Hoping to get a handle on the Wal-Mart case, and with an idle 20 minutes waiting for Mrs. D to pick me up from the auto-repair shop, I purchased a copy of the New York Times.
I didn’t get far with Wal-Mart. Reading about legal minutiae makes my eyes glaze over. I can’t even see why “class action” is thought to be a valid concept in jurisprudence. It just seems to me like a lawyers’ ramp. But then, I have no legal training, only common sense (“Stone Age metaphysics” — Bertrand Russell) to work from. I’ll leave legal commentary to those better qualified.
Bored with the law stuff, I turned to the Times Science Section, where I’m much more at home. Here there is a fascinating piece on neuroscience.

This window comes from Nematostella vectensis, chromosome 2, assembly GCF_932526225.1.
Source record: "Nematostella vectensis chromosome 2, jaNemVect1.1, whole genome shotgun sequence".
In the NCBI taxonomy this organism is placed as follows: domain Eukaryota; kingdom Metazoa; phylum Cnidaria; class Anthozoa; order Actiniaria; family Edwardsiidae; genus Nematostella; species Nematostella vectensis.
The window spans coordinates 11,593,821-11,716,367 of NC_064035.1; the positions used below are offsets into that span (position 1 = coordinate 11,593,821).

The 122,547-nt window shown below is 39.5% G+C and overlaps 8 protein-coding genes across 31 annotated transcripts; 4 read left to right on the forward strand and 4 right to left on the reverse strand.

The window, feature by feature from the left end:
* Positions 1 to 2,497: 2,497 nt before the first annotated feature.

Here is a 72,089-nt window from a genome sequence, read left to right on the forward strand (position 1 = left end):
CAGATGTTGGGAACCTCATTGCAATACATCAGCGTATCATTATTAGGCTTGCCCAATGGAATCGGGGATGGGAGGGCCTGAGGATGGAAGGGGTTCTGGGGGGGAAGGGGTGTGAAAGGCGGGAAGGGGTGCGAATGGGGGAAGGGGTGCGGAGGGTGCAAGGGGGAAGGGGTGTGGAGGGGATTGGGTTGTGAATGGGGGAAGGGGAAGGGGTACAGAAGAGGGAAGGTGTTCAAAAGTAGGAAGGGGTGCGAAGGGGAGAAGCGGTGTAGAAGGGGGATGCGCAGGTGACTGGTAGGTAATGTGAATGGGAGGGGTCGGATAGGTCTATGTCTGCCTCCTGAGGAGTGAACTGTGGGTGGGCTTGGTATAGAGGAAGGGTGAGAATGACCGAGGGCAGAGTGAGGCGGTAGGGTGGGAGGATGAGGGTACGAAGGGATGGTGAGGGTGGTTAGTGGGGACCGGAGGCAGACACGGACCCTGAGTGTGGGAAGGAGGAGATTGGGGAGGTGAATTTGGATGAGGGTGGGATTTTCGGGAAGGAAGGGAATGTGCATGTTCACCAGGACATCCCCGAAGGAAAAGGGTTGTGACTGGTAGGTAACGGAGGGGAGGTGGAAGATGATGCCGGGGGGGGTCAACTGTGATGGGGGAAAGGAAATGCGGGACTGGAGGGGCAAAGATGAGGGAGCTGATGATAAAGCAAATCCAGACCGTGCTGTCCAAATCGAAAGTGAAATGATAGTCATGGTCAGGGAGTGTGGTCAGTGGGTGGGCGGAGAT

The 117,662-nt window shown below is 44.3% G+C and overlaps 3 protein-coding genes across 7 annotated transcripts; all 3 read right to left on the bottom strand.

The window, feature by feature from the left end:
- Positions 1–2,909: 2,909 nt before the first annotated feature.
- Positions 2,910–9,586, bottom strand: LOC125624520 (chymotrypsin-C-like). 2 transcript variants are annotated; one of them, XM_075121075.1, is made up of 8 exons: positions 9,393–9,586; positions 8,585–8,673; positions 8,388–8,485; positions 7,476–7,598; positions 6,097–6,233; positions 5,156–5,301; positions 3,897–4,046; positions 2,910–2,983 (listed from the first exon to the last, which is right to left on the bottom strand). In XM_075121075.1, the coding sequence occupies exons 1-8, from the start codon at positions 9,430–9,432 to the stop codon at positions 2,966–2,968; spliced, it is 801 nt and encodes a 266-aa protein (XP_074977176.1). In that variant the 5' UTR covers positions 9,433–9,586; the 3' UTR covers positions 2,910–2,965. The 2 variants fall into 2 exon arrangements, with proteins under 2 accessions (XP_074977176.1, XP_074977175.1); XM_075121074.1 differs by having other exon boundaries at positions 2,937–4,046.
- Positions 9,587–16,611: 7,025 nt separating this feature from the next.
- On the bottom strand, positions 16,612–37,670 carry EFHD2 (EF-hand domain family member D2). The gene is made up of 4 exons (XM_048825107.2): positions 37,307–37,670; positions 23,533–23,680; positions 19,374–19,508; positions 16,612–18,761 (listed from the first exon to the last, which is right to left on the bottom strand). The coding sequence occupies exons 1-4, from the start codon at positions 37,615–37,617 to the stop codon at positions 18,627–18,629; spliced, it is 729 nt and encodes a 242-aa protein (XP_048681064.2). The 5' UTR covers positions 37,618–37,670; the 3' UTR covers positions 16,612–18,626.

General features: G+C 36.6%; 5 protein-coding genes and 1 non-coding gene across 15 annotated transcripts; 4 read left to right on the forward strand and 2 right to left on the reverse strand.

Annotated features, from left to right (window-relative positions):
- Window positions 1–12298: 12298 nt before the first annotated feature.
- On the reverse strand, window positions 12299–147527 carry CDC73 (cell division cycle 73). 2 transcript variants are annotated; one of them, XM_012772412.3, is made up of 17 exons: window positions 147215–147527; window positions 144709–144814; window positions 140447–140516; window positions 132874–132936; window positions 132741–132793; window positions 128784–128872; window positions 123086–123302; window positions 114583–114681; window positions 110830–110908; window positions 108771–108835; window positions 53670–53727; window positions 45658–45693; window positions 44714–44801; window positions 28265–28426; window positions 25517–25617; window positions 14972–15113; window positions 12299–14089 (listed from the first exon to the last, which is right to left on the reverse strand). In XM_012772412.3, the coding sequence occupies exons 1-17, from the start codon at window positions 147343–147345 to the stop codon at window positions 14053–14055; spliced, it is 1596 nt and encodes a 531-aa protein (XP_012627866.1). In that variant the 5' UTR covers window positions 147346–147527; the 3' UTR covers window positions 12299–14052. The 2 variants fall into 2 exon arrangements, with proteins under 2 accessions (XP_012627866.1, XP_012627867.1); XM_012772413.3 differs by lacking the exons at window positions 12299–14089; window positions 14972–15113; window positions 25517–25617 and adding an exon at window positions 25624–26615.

The tiny worm C. elegans has been a favorite with neuroscience researchers for decades, on account of the simplicity of its brain: just 302 neurons and 8,000 synapses. The corresponding numbers for a human brain are 100 billion and 100 trillion. Figuring out how a C. elegans brain works would therefore be only the merest baby step towards understanding our own brains. It seems worthwhile none the less.
Researcher Cornelia Bargmann’s been slogging away at it for 24 years, with some interesting results. What caught my eye, though, was these words of praise she quotes from a fellow researcher, H. Robert Horvitz:
Horvitz told me that my great strength as a scientist was that I could think like a worm.
Hm. Given 24 years, I bet I could get myself thinking like a worm. Whether I could ever get myself thinking like a lawyer, I’m not so sure.